It could not be correctly said, however, that all U.S. representatives here form a close-knit country team, functioning under the close direction of the Ambassador. I would limit the definition of the country team to units, indicated in the first paragraph above, which are substantively integrated in to the Embassy. This includes the Military Assistance Advisory Group and certain special security detachments. Effectively, this team comprises my whole staff and carries out the Embassy's work under the direction of myself and my assistants. Supervision and coordination of the total effort is accomplished by continuous contact of the members concerned with the work and by participation in general staff meetings, rather than by formal organization of a smaller "country team.” Ad hoc working groups may be set up as required for specific projects.

At the same time, of course, the members of the team who are assigned by and receive direct instructions from agencies other than the State Department have their responsibilities and loyalties to those agencies. They are dependent upon those agencies for support, not the least of which is budgetary. Obviously, this fact imposes some limitations on the Ambassador's freedom to direct their activities and creates possibilities for working at cross purposes. Obvious cases in point are the MAAG, which is established by and receives orders from the Joint Chiefs of Staff, with the line of command running through commander in chief, Europe; or the Army, Navy, and Air Force attachés, with, in Great Britain, their large staffs and manifold activities under Service orders.

I believe, nevertheless, that this team has functioned effectively and, from my point of view, satisfactorily. It has assisted me in the discharge of my responsibilities, and I have not considered myself hampered by conflicts or any lack of authority. I would not suggest that any more closely integrated organization be attempted at the mission, unless it were to follow from closer integration of decision making and instruction issuing in Washington. That, of course, is a different and undoubtedly difficult problem, outside the scope of this statement. In existing circumstances the Embassy in London seems to me to be reasonably well equipped and organized to enable the Ambassador to direct the overall conduct of the U.S. Government's business in Great Britain, in accordance with his instructions.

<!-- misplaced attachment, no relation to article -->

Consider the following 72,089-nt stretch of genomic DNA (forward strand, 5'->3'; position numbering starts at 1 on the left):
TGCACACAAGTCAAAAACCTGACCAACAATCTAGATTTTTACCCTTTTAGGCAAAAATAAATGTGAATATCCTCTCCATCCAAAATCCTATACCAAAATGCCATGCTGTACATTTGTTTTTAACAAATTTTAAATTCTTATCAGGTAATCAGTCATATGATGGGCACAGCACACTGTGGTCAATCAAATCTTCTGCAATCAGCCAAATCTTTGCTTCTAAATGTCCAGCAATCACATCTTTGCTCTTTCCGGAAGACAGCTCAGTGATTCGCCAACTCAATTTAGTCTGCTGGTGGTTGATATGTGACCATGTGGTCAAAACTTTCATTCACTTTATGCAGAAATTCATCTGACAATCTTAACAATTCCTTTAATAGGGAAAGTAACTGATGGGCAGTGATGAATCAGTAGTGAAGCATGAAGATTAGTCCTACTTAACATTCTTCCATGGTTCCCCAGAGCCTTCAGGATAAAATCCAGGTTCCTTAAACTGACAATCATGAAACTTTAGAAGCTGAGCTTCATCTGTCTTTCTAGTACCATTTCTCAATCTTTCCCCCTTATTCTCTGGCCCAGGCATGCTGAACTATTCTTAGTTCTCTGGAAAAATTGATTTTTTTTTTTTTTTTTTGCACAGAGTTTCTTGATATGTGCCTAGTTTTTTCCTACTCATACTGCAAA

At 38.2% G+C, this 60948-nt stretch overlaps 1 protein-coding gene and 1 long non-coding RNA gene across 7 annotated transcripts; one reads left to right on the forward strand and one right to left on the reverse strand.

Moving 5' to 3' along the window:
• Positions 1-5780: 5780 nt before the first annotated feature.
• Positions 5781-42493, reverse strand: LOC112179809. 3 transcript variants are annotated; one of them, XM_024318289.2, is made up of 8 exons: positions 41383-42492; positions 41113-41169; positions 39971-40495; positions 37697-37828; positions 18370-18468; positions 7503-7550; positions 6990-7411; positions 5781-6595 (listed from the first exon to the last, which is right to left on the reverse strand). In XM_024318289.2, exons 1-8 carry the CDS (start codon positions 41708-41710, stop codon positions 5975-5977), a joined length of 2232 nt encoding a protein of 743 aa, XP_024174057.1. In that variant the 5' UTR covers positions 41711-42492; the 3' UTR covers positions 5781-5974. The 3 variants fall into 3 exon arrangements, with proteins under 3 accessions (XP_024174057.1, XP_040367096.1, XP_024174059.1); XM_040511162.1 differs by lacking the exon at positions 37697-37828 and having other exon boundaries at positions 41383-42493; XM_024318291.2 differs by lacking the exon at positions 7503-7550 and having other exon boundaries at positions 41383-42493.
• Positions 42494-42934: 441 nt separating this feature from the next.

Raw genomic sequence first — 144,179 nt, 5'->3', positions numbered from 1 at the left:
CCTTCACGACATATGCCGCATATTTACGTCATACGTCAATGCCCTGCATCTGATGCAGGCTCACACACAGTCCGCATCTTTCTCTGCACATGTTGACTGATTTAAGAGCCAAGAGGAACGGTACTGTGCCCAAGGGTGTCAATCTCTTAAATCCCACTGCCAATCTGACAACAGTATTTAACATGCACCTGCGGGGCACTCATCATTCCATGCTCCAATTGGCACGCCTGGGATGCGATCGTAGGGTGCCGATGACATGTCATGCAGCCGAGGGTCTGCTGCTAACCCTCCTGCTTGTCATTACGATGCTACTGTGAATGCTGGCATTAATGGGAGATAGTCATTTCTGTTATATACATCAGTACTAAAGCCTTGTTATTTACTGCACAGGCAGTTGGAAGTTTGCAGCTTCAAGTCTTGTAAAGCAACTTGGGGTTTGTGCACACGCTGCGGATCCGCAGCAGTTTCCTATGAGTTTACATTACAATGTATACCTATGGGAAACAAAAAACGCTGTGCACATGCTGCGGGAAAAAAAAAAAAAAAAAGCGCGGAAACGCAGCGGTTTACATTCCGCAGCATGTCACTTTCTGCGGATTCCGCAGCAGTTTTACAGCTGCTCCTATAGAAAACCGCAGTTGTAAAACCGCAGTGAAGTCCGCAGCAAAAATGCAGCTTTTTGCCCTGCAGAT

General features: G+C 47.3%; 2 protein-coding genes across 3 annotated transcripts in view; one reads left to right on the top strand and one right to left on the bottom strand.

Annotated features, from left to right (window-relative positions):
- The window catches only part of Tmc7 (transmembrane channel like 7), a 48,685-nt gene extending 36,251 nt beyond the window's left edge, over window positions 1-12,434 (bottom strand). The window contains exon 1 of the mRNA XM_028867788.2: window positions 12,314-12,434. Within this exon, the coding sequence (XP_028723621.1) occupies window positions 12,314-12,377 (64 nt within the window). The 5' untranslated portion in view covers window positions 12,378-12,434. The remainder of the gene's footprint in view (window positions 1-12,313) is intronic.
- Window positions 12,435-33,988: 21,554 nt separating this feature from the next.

I can only speak well, also, of the way in which the military commands have endeavored to coordinate their actions with those of the

Embassy, in the interest of overall relations between the United States and Great Britain. Cases in point are various base-rights negotiation and management, handling of base closures, or conduct of good-community-relations programs. Again, when there have been possibilities of actions which might adversely affect overall relations, these have been created primarily by lack of coordination of instructions issued by higher headquarters.

Whether all of the work of all of the U.S. Government agencies in Great Britain is profitable would be for others to judge.

I think it might be interesting to list the categories of official U.S. representatives in the United Kingdom, with especial attention to those receiving administrative support from the Embassy.

The Embassy is composed as follows:

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In London, but not part of the Embassy, are two U.S. military commands: CINCNELM/CINCUSNAVEÜR, with 649 American and 278 British personnel, and Third Air Force Headquarters, with 2,419 American and 1.069 local personnel. Additionally, there are some 300 American and 30 local personnel assigned to Department of Defense units in the London area which are not part of the aforementioned Navy and Air Force headquarters and are not administratively connected with the Embassy.

In the United Kingdom outside London the Air Force has some 27,500 American and 4,400 local personnel; the Army some 50 American personnel; the Navy some 700 American and 225 local personnel ; and a U.S. civilian agency about 50 American and 50 local employees.

All in all, therefore, the U.S. Government has in the United Kingdom more than 32,000 American and 6,500 local personnel, most of whom work for the Department of Defense. All figures exclude dependents.

Senator Jackson. Thank you for your statement, Mr. Ambassador. Possibly you may have some additional comments that you would like to make in connection with our study, before we start the questions.

Ambassador BruCE. Thank you, Senator. I have read most of the transcripts of hearings which you have conducted in this study. I think in the case of the United Kingdom that we are rather free of any problem of a country team nature. Coordination there for one